On its arrival at the San Jose yard, like every one of the 350,000 cars Pick-n-Pull recycles annually, the Lexus was drained of fluids – oil, gasoline, transmission, steering and brake fluids, antifreeze and freon – which were reprocessed and recycled. Other hazardous materials – the lead in the battery, mercury switches and the like – are likewise reclaimed. Wheels are removed, the tires pulled from the rims, and if there is sufficient life left in the treads, resold like so many lightly used shoes, at around $20 each. At this stage of undress, the car is moved to its appointed space in the yard, whereupon Pick-n-Pull broadcasts its availability and location to customers via an online database.
Not all of Pick-n-Pull's customers, however, rely on its database. Marco Guerrero, 21, a community college student from Gonzales, California, discovered his find – a 1993 Acura Integra – entirely by chance. While Guerrero mostly scavenges parts for his own projects, he also keeps an eye out for the odd aftermarket part – a high-performance exhaust header, for example – that he can resell on Craigslist for a quick $50.
He is not alone in this regard. According to Steve Heiskell, Pick-n-Pull's chief development officer, a number of the company's regular customers earn a living by pulling high-demand parts and accessories and selling them on internet auction sites.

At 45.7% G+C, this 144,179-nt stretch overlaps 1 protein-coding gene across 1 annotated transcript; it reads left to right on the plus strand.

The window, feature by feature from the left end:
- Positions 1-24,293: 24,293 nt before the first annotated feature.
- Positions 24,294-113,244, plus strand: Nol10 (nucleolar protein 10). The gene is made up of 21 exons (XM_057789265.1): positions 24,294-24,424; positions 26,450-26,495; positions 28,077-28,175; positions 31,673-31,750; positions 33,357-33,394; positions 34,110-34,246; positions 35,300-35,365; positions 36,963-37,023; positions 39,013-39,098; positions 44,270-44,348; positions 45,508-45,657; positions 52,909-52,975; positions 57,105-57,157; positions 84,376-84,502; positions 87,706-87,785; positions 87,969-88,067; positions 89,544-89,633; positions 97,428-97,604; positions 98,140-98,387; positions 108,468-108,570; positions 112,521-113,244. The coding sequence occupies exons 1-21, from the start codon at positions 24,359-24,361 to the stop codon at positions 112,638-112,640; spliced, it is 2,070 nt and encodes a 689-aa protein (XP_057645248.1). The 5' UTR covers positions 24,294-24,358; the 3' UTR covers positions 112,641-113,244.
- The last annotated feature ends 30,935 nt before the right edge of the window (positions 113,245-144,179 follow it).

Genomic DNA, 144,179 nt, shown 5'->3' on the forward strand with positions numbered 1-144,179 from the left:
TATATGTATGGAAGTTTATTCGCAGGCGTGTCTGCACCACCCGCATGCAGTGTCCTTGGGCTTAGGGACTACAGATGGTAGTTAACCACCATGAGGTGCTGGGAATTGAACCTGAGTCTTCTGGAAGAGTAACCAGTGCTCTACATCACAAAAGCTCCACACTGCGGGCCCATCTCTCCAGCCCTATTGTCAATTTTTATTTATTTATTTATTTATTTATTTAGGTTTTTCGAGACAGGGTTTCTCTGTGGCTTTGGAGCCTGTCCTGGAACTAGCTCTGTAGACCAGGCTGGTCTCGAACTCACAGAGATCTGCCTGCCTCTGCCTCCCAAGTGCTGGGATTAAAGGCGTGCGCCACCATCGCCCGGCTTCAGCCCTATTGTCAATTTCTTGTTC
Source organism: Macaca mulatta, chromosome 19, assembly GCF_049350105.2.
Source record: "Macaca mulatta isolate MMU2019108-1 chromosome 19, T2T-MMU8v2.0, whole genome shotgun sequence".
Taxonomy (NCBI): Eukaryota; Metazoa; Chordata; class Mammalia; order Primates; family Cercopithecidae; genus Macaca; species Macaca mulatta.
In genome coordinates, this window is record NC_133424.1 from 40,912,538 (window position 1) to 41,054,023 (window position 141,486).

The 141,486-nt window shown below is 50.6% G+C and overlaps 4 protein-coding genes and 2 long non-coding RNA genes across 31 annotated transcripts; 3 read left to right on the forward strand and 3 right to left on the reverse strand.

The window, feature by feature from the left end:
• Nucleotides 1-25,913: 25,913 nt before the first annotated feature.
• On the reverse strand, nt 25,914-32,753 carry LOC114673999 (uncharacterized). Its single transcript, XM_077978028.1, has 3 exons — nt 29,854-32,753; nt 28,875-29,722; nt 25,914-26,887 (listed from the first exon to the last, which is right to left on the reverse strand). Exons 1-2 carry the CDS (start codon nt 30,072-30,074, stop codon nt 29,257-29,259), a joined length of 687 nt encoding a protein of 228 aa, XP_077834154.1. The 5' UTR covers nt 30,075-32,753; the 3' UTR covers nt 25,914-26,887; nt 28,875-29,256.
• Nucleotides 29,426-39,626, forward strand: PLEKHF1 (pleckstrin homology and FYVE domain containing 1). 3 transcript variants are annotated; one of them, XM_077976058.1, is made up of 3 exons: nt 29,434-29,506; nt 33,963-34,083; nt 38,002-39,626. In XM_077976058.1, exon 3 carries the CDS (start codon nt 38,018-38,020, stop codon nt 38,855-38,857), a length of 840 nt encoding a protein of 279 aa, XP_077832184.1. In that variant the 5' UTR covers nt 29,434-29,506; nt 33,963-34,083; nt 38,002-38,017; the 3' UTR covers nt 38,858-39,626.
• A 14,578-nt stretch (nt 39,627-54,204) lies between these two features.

On this day, though, Guerrero's mission was strictly personal. A former professional mechanic, Guerrero knew on sight that the Acura's engine would bolt neatly to the motor mounts of his 1993 Honda Civic, and that the transplant would increase the Civic's horsepower by nearly 50%, from a meagre 100 to a robust 145. Furthermore, he said, the electronics on this particular engine were tuneable, meaning that he could reprogram them to boost engine output even higher.
It took Guerrero all of 40 minutes to extract the engine. Implanting it into his Civic, and getting that operation sewed up, he estimated, would take a day and a half.
When asked how he knew that this particular engine was worth the effort, Guerrero said that by examining the deposits on the inside of the exhaust manifold, he could determine that it had been scrupulously maintained. The manner in which he made this pronouncement, with the same detached certainly with which one might say “the sky is blue”, was enough to turn a novice tinkerer green with envy.